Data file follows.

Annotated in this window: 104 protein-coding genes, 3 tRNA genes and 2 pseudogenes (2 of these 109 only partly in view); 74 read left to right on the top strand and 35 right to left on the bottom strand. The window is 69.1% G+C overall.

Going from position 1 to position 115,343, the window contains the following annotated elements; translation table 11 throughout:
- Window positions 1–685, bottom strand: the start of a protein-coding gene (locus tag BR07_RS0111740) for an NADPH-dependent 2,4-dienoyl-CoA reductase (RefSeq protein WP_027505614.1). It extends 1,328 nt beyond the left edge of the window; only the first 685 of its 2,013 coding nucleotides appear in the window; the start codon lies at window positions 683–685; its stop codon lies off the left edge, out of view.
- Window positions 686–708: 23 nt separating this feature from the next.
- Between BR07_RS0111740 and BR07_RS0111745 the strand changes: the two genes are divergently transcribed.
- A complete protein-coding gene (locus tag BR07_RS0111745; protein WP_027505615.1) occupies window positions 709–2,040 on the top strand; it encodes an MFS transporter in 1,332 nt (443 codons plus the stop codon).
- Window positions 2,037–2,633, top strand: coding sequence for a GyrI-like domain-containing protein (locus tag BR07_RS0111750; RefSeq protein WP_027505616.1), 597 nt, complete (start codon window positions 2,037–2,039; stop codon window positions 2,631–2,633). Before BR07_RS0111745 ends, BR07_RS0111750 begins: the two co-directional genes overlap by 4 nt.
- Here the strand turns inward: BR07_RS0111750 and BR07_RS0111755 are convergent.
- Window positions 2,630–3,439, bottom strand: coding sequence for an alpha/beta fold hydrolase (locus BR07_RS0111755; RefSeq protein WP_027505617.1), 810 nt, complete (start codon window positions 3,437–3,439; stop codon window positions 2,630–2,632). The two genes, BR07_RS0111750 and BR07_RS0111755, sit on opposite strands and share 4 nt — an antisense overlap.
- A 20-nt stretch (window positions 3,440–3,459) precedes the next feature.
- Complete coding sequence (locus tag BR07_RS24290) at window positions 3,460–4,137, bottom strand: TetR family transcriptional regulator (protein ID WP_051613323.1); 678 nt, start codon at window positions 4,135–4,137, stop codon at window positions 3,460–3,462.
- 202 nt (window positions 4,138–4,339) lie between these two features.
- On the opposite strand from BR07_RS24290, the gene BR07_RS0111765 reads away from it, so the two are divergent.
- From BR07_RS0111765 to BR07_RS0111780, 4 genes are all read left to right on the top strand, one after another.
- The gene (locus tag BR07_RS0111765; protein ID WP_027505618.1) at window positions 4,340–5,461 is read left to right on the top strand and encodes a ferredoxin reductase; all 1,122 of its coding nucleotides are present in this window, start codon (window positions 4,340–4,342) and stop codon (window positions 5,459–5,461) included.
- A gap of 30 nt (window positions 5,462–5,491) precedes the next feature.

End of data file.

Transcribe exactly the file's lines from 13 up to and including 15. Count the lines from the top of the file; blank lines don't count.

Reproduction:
- On the opposite strand from BR07_RS24290, the gene BR07_RS0111765 reads away from it, so the two are divergent.
- From BR07_RS0111765 to BR07_RS0111780, 4 genes are all read left to right on the top strand, one after another.
- The gene (locus tag BR07_RS0111765; protein ID WP_027505618.1) at window positions 4,340–5,461 is read left to right on the top strand and encodes a ferredoxin reductase; all 1,122 of its coding nucleotides are present in this window, start codon (window positions 4,340–4,342) and stop codon (window positions 5,459–5,461) included.